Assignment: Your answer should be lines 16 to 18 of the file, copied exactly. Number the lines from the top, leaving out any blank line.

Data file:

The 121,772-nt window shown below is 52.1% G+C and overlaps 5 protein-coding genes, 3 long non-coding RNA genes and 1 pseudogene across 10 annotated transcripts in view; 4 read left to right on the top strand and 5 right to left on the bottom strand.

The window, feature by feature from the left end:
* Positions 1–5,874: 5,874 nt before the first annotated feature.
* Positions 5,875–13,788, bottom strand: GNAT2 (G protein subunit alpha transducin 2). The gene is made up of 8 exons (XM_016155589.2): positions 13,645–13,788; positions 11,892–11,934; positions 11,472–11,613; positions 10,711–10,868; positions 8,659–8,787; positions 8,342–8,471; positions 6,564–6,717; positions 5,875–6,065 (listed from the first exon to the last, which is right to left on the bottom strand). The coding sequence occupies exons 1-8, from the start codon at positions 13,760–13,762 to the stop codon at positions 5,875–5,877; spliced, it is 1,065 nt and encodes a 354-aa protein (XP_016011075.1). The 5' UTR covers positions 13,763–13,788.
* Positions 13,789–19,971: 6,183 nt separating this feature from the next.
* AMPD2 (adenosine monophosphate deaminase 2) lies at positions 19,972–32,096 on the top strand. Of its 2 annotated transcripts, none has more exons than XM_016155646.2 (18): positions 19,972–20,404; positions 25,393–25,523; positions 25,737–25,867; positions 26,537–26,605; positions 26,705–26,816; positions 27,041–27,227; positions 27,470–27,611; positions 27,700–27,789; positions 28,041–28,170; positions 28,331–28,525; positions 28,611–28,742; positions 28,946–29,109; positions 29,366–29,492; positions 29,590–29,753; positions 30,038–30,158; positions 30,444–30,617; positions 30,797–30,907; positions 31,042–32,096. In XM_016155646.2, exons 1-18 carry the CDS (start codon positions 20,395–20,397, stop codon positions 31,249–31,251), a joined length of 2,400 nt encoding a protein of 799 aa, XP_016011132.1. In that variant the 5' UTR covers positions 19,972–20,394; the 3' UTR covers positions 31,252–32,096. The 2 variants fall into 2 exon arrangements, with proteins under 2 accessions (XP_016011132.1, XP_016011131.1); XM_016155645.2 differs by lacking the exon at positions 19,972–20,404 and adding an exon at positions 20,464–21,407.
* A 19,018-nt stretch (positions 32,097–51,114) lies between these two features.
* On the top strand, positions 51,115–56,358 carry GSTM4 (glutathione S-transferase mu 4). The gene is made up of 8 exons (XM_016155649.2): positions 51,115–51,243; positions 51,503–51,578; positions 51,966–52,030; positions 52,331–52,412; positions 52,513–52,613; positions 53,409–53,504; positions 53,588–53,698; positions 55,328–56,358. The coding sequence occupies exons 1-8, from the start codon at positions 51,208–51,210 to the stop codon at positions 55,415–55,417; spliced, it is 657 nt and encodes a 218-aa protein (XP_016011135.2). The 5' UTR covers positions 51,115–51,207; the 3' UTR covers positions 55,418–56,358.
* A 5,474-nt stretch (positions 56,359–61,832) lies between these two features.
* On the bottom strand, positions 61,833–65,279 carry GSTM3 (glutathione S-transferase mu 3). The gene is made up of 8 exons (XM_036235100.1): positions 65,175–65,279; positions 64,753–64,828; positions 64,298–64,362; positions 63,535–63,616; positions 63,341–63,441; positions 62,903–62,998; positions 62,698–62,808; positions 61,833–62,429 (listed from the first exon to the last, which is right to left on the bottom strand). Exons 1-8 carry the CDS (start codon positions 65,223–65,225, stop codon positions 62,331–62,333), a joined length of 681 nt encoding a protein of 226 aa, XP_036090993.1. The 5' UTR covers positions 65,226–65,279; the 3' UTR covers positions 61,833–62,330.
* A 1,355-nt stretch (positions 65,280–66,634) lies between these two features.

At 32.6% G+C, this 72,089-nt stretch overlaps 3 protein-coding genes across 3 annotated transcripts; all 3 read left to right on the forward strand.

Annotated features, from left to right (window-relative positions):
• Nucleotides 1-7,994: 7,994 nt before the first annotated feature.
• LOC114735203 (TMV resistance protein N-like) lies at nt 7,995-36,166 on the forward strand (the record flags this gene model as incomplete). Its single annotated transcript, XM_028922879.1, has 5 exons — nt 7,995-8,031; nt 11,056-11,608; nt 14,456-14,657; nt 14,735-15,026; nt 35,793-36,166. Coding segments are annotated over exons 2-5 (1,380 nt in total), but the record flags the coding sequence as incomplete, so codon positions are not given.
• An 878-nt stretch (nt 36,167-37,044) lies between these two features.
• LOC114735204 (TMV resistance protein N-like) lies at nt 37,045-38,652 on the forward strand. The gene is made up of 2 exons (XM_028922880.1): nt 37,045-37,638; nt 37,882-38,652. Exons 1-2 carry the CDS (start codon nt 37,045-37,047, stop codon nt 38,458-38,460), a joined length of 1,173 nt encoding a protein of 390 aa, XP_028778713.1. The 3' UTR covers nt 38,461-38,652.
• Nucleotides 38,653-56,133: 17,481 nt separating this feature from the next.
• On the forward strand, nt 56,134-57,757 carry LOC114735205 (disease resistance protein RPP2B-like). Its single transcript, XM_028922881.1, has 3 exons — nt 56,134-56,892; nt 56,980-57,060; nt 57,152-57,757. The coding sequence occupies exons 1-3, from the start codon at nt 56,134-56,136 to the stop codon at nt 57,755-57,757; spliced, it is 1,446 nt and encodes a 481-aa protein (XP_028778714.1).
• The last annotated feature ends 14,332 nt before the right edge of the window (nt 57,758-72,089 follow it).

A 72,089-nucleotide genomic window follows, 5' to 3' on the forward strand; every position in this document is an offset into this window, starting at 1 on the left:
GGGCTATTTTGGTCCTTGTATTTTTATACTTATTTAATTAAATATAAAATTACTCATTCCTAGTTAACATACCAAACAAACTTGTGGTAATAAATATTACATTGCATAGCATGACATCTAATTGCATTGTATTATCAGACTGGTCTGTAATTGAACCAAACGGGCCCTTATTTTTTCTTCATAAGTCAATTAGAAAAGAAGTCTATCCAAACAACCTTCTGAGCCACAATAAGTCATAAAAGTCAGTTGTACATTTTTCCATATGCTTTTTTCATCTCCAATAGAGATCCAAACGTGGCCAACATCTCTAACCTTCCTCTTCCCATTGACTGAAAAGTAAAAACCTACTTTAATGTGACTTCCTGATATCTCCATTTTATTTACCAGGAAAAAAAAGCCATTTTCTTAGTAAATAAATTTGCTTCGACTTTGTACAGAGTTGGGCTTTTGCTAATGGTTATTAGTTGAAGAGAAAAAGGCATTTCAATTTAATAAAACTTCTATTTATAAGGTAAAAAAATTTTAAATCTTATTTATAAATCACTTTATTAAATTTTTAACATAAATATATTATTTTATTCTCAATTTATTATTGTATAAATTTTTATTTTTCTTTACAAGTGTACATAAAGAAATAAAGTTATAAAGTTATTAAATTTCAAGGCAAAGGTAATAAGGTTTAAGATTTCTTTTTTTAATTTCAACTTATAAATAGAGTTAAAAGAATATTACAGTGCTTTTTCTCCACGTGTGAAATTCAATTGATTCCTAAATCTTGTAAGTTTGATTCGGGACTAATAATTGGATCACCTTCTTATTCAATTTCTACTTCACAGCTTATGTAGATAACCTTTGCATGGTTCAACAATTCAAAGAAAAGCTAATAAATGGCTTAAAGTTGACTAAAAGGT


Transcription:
• An 878-nt stretch (nt 36,167-37,044) lies between these two features.
• LOC114735204 (TMV resistance protein N-like) lies at nt 37,045-38,652 on the forward strand. The gene is made up of 2 exons (XM_028922880.1): nt 37,045-37,638; nt 37,882-38,652. Exons 1-2 carry the CDS (start codon nt 37,045-37,047, stop codon nt 38,458-38,460), a joined length of 1,173 nt encoding a protein of 390 aa, XP_028778713.1. The 3' UTR covers nt 38,461-38,652.
• Nucleotides 38,653-56,133: 17,481 nt separating this feature from the next.